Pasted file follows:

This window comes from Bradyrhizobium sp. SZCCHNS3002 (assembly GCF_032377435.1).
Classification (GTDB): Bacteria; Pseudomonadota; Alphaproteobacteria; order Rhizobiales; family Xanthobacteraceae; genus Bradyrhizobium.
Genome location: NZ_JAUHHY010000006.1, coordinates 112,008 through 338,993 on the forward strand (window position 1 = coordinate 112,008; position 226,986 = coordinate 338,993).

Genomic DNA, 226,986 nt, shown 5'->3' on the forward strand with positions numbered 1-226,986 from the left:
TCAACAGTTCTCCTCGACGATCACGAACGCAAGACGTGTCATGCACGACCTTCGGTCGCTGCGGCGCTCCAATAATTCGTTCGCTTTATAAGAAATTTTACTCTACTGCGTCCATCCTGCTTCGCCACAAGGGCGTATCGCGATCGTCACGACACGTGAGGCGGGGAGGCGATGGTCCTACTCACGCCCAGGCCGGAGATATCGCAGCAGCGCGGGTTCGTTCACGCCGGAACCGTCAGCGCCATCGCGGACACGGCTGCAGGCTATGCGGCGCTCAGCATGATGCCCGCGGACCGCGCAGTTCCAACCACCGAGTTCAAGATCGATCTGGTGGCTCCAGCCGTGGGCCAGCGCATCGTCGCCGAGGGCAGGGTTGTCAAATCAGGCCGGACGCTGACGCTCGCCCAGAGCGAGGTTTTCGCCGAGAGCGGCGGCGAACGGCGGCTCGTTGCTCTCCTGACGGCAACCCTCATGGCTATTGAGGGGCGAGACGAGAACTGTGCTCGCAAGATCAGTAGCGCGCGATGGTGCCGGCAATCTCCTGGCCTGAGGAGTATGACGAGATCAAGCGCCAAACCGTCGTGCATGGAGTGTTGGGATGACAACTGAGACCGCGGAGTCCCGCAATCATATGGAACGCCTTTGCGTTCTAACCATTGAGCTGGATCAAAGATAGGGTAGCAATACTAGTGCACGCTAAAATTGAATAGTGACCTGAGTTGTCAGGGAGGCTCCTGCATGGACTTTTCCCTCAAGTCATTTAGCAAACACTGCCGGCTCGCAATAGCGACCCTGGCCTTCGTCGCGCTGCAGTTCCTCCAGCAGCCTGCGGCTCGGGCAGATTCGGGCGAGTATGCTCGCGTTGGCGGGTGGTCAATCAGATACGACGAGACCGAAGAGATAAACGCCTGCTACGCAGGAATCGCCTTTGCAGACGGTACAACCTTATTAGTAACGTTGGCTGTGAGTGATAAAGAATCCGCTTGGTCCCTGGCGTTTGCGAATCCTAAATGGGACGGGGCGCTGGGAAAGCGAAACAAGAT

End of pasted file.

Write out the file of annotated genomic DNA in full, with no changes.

This window comes from Bradyrhizobium sp. SZCCHNS3002 (assembly GCF_032377435.1).
Classification (GTDB): Bacteria; Pseudomonadota; Alphaproteobacteria; order Rhizobiales; family Xanthobacteraceae; genus Bradyrhizobium.
Genome location: NZ_JAUHHY010000006.1, coordinates 112,008 through 338,993 on the forward strand (window position 1 = coordinate 112,008; position 226,986 = coordinate 338,993).

Genomic DNA, 226,986 nt, shown 5'->3' on the forward strand with positions numbered 1-226,986 from the left:
TCAACAGTTCTCCTCGACGATCACGAACGCAAGACGTGTCATGCACGACCTTCGGTCGCTGCGGCGCTCCAATAATTCGTTCGCTTTATAAGAAATTTTACTCTACTGCGTCCATCCTGCTTCGCCACAAGGGCGTATCGCGATCGTCACGACACGTGAGGCGGGGAGGCGATGGTCCTACTCACGCCCAGGCCGGAGATATCGCAGCAGCGCGGGTTCGTTCACGCCGGAACCGTCAGCGCCATCGCGGACACGGCTGCAGGCTATGCGGCGCTCAGCATGATGCCCGCGGACCGCGCAGTTCCAACCACCGAGTTCAAGATCGATCTGGTGGCTCCAGCCGTGGGCCAGCGCATCGTCGCCGAGGGCAGGGTTGTCAAATCAGGCCGGACGCTGACGCTCGCCCAGAGCGAGGTTTTCGCCGAGAGCGGCGGCGAACGGCGGCTCGTTGCTCTCCTGACGGCAACCCTCATGGCTATTGAGGGGCGAGACGAGAACTGTGCTCGCAAGATCAGTAGCGCGCGATGGTGCCGGCAATCTCCTGGCCTGAGGAGTATGACGAGATCAAGCGCCAAACCGTCGTGCATGGAGTGTTGGGATGACAACTGAGACCGCGGAGTCCCGCAATCATATGGAACGCCTTTGCGTTCTAACCATTGAGCTGGATCAAAGATAGGGTAGCAATACTAGTGCACGCTAAAATTGAATAGTGACCTGAGTTGTCAGGGAGGCTCCTGCATGGACTTTTCCCTCAAGTCATTTAGCAAACACTGCCGGCTCGCAATAGCGACCCTGGCCTTCGTCGCGCTGCAGTTCCTCCAGCAGCCTGCGGCTCGGGCAGATTCGGGCGAGTATGCTCGCGTTGGCGGGTGGTCAATCAGATACGACGAGACCGAAGAGATAAACGCCTGCTACGCAGGAATCGCCTTTGCAGACGGTACAACCTTATTAGTAACGTTGGCTGTGAGTGATAAAGAATCCGCTTGGTCCCTGGCGTTTGCGAATCCTAAATGGGACGGGGCGCTGGGAAAGCGAAACAAGAT